I never knew anyone having problems with the Carrier Lo/pro units I like the way all Carries use the condensation water myself YMMD  

The Advent unit is making a move here you are seeing more and more of those units every day

 I never could find a lo/pro in the Advent or Gree I would have tried one  you don't have to buy Coleman or Dometic for roof tops
« Last Edit: July 06, 2012, 05:39:13 PM by luvrbus » Logged

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« Reply #30 on: July 06, 2012, 05:09:08 PM »

Bruce:

There is an entire line of air-conditioners used to cool... Dog houses! ThermAssure® is one brand and Climate Right® is another. They come in different capacities. They are very small in size. I found out about them when I was studying up on building a teardrop trailer. Many teardroppers are effectively using them to cool their trailers.

http://www.thermassure3.com/

http://www.cedarwoodfurniture.com/petcool.html

Just one more option to consider for a small area.
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« Reply #31 on: July 06, 2012, 05:38:28 PM »

I know a lot of folks here never really liked the Carrier lo-pro units due to the fan on top that can hook trees.

Advent doesn't make a lo-pro unit, at least not yet.
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« Reply #32 on: July 06, 2012, 05:46:31 PM »

The Coleman Lo/Pro has the fan on top also  Nick is about the only one here I ever heard  that didn't like the Carrier he sells Dometic lol
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« Reply #33 on: July 07, 2012, 03:42:49 AM »

 (snip)  http://www.thermassure3.com/
http://www.cedarwoodfurniture.com/petcool.html
Just one more option to consider for a small area.    


         Now, that's an interesting option that I'd never known about!  Thanks for those links, Dr. Steve.  I can see a few challenges with ducting condenser air (remember, I have no "bays" and precious little underfloor area) but the units are pretty small and the power requirements are tiny.  With a "power sharing" inverter (which would really only be needed to smooth out startup power loads), you could run a couple of these off a 15amp socket and a 12/3 power extension cord if a bigger power supply weren't available.  On the other hand, even two of them would be only about 5k BTU at a cost of over $1000 but for small areas (bedroom???) with "packaging area" available, these might be very advantageous.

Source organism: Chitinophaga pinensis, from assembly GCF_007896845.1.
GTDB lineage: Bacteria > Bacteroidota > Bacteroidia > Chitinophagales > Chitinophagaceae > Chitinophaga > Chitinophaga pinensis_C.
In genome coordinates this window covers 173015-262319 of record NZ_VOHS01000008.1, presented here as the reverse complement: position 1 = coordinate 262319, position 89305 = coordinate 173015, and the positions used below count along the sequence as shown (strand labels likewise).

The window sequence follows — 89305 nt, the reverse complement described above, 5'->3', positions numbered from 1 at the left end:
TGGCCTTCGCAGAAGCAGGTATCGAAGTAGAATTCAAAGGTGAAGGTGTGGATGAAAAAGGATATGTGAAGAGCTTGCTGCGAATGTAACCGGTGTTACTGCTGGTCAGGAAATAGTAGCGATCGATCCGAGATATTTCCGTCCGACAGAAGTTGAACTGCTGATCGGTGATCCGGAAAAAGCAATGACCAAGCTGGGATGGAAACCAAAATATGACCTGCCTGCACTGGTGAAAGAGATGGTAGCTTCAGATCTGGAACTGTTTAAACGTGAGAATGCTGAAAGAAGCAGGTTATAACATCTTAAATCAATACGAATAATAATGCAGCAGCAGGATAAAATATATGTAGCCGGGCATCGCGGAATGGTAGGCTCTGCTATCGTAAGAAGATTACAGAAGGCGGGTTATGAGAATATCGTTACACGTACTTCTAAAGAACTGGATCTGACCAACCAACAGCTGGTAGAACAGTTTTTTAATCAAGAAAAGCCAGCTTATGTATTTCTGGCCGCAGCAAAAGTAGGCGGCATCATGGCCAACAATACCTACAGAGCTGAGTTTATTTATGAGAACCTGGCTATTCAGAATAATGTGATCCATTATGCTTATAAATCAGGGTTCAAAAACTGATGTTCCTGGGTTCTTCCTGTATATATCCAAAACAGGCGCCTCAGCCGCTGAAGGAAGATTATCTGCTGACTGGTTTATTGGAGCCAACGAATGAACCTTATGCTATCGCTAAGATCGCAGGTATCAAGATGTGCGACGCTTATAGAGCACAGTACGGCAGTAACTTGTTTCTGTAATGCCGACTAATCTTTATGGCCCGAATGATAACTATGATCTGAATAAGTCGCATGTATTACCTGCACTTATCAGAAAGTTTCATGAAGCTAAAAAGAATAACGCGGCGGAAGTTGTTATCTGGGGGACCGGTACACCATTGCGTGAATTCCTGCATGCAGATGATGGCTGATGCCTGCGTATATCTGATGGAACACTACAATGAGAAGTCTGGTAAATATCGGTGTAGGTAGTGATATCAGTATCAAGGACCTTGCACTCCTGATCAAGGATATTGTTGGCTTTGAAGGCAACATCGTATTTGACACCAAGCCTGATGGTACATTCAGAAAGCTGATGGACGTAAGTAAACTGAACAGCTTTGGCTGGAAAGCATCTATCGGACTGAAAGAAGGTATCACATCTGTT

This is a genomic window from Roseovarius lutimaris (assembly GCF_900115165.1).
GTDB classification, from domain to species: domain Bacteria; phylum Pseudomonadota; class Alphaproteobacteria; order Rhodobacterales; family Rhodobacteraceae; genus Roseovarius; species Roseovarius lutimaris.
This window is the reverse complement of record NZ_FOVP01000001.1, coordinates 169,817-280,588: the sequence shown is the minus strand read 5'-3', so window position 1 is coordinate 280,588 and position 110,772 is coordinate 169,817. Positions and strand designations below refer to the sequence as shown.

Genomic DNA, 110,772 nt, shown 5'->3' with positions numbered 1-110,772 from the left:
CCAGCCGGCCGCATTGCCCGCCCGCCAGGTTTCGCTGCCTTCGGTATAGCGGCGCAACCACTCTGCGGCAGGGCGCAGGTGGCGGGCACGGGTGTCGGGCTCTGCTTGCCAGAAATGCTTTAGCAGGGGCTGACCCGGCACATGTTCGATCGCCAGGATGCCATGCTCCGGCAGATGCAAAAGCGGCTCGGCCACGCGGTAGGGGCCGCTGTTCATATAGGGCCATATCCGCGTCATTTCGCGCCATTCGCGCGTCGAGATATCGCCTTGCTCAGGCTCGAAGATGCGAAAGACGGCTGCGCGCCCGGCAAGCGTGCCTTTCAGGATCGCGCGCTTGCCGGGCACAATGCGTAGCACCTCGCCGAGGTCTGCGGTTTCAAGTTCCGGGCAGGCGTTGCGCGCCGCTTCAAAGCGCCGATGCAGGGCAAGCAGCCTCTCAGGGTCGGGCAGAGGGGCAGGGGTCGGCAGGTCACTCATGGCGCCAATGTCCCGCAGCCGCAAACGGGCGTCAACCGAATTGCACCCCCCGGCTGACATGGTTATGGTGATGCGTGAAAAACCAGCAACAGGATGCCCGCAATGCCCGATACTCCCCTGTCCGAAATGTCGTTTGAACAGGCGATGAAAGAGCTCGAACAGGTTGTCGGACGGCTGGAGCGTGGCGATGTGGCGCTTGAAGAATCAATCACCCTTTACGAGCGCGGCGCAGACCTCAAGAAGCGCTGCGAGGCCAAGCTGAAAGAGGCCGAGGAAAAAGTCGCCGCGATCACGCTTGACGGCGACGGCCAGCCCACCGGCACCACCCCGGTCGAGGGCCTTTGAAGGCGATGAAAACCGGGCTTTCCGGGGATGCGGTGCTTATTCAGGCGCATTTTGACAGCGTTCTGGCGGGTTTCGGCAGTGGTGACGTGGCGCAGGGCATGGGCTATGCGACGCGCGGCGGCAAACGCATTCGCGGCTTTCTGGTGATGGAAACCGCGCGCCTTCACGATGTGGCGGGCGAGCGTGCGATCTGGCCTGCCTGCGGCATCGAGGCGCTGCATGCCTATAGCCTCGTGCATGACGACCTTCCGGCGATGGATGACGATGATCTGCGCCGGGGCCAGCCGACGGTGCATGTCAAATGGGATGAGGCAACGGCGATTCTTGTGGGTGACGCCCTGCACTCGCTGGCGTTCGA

« Last Edit: July 07, 2012, 07:56:06 AM by Oonrahnjay » Logged

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garhawk
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« Reply #34 on: July 07, 2012, 05:23:37 AM »

Hi Gerry,

  Your Quote: "Somehow my thread on roof top AC turned into a Honda generator discussion?"

My apologies for appearing to hijack your thread.  I guess my thoughts were too far removed from the subject of placement and use of air conditioners. 

If I knew how to remove the posts, I would.  Perhaps you or someone else can do that.
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gary t'berry
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GMC RTS 102"  40er (in progress)
Gerry H
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1992 Prevost LeMirage XL-40 8V92 740 Allison




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« Reply #35 on: July 07, 2012, 06:30:20 PM »

Garhawk: Not a problem. I wondered if somehow 2 threads got crossed by the digital powers that be. I would love to "talk" about Honda generators also, but in a different thread please. My threads usually get about 2 answers and this one is over 34 so I'm extremely pleased people are giving of themselves. Thanks to all.

Latest AC update: Went to an RV dealer parts dept. today and asked about Dometic 15K heat pump AC's. Seems there is still one listed, but it has to be ducted, and of course I need a non-ducted one which only seems to exist in the 13.5K size. They were unable to answer any questions, just order a part number for xxxx$. So it maybe cooling only 15K and no heat pump for me. Gerry H
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Forest Lake, Minnesota
Land of 10,000 mosquitoes and a few cool buses